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Almost all security research has a question often left unanswered: what would be the financial consequence, if a discovered vulnerability is maliciously exploited? The security community almost never knows, unless a real attack takes place and the damage becomes known to the public. Development of the cryptocurrencies made it even more difficult to control the impact of an attack since all the security relies on a single wallet's private key which needs to stay secure. Multiple breaches of private wallets and public currency exchange services are well-known, and to address the issue a few companies have come up with secure hardware storage devices to preserve the wallet's secrets at all costs.
But, how secure are they? In this research, we show how software attacks can be used to break in the most protected part of the hardware wallet, the Secure Element, and how it can be exploited by an attacker. The number of identified vulnerabilities in the hardware wallet show how software vulnerabilities in the TEE operating system can lead to a compromise of the memory isolation and a reveal of secrets of the OS and other user applications. Finally, based on the identified vulnerabilities an attack is proposed which allows anyone with only physical access to the hardware wallet to retrieve secret keys and data from the device. Additionally, a supply chain attack on a device allowing an attacker to bypass security features of the device and have full control of the installed wallets on the device.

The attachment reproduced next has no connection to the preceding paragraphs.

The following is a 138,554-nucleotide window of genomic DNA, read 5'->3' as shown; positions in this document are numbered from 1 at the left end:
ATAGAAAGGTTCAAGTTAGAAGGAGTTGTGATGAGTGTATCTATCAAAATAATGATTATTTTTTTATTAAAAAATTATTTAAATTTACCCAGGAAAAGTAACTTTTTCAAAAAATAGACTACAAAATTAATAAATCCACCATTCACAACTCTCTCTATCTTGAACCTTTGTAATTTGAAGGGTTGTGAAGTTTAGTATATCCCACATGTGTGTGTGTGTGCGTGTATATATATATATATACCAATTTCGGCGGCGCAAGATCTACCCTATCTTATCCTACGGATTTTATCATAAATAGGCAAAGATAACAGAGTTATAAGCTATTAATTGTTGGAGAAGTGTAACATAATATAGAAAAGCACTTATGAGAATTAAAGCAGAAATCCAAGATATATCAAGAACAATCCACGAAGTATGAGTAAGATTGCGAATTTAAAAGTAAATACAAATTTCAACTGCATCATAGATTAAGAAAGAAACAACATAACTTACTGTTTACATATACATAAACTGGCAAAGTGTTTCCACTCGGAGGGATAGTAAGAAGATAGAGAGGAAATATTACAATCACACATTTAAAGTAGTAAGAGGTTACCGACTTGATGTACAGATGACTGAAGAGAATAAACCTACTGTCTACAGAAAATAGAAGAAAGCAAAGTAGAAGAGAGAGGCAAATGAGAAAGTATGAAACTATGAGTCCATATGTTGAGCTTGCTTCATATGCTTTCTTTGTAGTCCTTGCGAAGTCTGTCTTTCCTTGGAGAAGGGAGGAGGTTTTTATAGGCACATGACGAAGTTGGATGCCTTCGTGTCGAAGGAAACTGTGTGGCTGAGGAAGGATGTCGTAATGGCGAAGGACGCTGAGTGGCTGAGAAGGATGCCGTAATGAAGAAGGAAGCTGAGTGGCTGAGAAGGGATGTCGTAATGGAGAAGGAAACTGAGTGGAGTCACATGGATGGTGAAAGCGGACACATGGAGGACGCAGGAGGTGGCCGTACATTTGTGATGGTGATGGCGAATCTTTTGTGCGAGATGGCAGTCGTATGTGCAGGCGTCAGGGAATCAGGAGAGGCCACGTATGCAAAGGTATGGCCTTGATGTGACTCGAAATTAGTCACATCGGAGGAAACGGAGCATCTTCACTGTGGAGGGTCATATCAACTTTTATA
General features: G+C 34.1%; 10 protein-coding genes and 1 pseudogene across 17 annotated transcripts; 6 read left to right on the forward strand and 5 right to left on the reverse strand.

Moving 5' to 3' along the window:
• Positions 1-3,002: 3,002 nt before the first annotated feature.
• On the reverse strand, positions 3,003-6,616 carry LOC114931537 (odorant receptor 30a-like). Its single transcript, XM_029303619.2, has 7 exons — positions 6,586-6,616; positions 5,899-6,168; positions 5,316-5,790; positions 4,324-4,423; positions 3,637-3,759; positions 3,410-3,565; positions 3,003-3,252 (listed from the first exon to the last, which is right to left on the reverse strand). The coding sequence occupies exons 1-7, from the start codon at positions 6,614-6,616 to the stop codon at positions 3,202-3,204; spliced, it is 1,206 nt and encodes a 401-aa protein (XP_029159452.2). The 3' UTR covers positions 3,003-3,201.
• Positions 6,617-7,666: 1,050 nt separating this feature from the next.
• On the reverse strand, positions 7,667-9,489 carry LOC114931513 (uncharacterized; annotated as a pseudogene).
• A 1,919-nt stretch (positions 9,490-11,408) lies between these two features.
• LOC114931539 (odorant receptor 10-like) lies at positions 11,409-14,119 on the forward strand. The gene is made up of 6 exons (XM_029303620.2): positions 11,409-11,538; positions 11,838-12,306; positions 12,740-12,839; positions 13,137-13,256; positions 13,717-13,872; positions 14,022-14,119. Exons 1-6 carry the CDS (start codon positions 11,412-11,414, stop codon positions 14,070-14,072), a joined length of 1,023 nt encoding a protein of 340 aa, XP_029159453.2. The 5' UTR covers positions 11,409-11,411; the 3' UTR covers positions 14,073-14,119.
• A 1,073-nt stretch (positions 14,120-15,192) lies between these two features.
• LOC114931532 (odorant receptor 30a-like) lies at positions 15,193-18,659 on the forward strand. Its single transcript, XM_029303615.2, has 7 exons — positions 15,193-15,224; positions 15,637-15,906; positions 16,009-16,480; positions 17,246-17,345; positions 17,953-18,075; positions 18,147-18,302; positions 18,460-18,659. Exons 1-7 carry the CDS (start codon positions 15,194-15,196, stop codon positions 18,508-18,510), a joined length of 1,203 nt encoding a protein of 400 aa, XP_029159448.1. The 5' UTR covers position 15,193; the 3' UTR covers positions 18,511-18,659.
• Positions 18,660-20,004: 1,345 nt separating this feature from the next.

Alyssa Milburn is a Security Analyst at Riscure where you can trust here to break stuff. She enjoys low-level computing, particularly compilers (including working with LLVM/gcc), kernel-level work and embedded platforms. She is fascinated by old computer games. She is also involved in various open source projects in this vein, in particular ScummVM, GemRB and openc2e. Reverse engineering is great fun too; as well as taking apart old computer games, she has also applied her skills for analyzing embedded firmware, and for security work.
Sergei Volokitin is a security analyst at Riscure in the Netherlands where his work is mostly focused on security evaluation of embedded systems and security testing of smart card platforms and TEE based solutions. He has a number of publications on Java Card platform attacks and conference presentations on hardware security.